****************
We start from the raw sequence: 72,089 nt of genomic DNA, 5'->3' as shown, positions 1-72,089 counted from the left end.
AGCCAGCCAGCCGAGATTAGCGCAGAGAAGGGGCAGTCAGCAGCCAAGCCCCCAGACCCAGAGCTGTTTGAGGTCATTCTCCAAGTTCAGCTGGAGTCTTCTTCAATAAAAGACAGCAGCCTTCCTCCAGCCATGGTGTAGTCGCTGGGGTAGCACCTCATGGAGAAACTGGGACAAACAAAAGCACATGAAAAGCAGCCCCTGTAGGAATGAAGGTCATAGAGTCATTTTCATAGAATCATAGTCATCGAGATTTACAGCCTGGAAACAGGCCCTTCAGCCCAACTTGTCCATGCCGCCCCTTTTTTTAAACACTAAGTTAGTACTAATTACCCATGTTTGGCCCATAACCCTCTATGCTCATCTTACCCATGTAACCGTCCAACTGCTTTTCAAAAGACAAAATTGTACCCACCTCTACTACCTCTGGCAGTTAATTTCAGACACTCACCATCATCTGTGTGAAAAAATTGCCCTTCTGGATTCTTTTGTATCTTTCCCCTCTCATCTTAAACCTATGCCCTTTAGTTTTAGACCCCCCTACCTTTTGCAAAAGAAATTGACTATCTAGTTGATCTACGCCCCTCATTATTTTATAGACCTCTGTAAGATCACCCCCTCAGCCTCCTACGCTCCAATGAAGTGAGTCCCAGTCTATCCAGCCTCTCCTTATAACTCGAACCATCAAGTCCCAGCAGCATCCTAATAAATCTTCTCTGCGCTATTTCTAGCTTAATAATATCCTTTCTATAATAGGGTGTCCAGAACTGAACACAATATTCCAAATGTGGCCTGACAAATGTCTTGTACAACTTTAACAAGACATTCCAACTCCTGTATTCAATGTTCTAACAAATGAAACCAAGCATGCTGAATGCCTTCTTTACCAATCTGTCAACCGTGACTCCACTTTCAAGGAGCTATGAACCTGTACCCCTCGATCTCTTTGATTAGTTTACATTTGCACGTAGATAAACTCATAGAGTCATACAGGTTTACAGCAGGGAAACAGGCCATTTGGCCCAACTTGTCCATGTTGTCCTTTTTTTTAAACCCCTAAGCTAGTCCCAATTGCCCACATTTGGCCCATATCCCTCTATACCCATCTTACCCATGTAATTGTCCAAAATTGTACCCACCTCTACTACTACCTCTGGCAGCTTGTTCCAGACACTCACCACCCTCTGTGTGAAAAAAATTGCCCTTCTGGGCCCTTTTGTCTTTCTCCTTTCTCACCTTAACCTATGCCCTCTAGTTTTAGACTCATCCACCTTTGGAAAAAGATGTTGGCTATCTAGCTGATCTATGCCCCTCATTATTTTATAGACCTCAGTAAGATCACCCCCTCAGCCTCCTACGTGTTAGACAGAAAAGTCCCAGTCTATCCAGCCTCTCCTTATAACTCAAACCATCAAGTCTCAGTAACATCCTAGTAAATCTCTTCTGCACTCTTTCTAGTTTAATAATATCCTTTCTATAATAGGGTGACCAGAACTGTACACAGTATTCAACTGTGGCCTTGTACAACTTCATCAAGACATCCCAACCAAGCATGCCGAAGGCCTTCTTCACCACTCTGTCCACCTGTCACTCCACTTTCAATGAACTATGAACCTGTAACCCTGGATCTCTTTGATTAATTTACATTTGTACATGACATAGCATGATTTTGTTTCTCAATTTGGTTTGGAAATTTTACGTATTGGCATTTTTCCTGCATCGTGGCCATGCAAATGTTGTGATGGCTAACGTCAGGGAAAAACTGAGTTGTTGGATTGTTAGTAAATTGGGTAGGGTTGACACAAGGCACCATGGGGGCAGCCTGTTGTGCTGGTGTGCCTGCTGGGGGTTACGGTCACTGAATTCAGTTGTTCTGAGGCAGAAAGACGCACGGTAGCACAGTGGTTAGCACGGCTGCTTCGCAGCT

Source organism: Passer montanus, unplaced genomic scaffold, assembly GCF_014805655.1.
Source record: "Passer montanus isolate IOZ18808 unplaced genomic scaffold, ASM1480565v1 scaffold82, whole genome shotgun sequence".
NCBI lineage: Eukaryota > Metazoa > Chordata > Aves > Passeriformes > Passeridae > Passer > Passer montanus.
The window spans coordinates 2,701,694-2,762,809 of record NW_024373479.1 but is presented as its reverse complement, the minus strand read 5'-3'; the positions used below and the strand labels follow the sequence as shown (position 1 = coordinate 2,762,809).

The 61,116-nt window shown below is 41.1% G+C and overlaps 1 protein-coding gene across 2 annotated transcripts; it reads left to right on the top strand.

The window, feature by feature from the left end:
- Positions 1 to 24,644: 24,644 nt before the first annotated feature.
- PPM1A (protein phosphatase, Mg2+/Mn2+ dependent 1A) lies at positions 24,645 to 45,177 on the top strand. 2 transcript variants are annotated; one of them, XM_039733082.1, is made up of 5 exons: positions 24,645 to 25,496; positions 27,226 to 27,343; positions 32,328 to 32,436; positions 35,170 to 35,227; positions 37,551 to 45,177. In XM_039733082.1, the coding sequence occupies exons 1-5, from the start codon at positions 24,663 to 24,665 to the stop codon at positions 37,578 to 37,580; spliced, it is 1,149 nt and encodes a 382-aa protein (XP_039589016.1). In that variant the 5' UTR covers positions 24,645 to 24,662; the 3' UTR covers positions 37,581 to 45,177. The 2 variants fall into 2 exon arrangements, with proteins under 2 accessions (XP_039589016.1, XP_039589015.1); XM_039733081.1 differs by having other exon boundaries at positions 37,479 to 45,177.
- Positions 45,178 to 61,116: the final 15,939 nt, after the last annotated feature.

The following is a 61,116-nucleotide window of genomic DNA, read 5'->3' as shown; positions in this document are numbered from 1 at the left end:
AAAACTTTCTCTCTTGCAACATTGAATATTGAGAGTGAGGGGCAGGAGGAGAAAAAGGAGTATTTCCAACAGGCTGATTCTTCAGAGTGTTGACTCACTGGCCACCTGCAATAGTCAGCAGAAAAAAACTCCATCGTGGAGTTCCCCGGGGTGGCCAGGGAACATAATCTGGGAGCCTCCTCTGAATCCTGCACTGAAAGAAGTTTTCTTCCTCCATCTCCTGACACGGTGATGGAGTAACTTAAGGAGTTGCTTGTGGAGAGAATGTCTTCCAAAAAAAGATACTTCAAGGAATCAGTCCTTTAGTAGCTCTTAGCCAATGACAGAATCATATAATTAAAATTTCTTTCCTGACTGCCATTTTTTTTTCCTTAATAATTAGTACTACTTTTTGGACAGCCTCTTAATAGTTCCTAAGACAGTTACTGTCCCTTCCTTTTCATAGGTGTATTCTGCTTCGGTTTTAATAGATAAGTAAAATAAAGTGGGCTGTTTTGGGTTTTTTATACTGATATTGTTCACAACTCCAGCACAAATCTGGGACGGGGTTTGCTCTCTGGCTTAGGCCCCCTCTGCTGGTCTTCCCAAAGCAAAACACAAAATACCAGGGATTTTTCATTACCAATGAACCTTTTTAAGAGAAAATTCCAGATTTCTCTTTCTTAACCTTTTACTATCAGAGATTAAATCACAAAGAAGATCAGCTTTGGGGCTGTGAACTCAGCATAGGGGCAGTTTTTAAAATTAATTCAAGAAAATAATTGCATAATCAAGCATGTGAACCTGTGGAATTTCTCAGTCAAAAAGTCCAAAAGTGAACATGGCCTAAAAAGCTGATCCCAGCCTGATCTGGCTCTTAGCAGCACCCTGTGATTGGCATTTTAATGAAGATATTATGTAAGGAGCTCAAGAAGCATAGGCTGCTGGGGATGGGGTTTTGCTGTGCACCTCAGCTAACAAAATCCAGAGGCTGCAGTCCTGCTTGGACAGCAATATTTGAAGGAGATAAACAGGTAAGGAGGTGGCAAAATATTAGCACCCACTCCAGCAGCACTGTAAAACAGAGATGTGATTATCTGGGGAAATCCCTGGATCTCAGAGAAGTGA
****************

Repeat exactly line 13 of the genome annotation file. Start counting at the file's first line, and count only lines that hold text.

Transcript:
AAAACTTTCTCTCTTGCAACATTGAATATTGAGAGTGAGGGGCAGGAGGAGAAAAAGGAGTATTTCCAACAGGCTGATTCTTCAGAGTGTTGACTCACTGGCCACCTGCAATAGTCAGCAGAAAAAAACTCCATCGTGGAGTTCCCCGGGGTGGCCAGGGAACATAATCTGGGAGCCTCCTCTGAATCCTGCACTGAAAGAAGTTTTCTTCCTCCATCTCCTGACACGGTGATGGAGTAACTTAAGGAGTTGCTTGTGGAGAGAATGTCTTCCAAAAAAAGATACTTCAAGGAATCAGTCCTTTAGTAGCTCTTAGCCAATGACAGAATCATATAATTAAAATTTCTTTCCTGACTGCCATTTTTTTTTCCTTAATAATTAGTACTACTTTTTGGACAGCCTCTTAATAGTTCCTAAGACAGTTACTGTCCCTTCCTTTTCATAGGTGTATTCTGCTTCGGTTTTAATAGATAAGTAAAATAAAGTGGGCTGTTTTGGGTTTTTTATACTGATATTGTTCACAACTCCAGCACAAATCTGGGACGGGGTTTGCTCTCTGGCTTAGGCCCCCTCTGCTGGTCTTCCCAAAGCAAAACACAAAATACCAGGGATTTTTCATTACCAATGAACCTTTTTAAGAGAAAATTCCAGATTTCTCTTTCTTAACCTTTTACTATCAGAGATTAAATCACAAAGAAGATCAGCTTTGGGGCTGTGAACTCAGCATAGGGGCAGTTTTTAAAATTAATTCAAGAAAATAATTGCATAATCAAGCATGTGAACCTGTGGAATTTCTCAGTCAAAAAGTCCAAAAGTGAACATGGCCTAAAAAGCTGATCCCAGCCTGATCTGGCTCTTAGCAGCACCCTGTGATTGGCATTTTAATGAAGATATTATGTAAGGAGCTCAAGAAGCATAGGCTGCTGGGGATGGGGTTTTGCTGTGCACCTCAGCTAACAAAATCCAGAGGCTGCAGTCCTGCTTGGACAGCAATATTTGAAGGAGATAAACAGGTAAGGAGGTGGCAAAATATTAGCACCCACTCCAGCAGCACTGTAAAACAGAGATGTGATTATCTGGGGAAATCCCTGGATCTCAGAGAAGTGA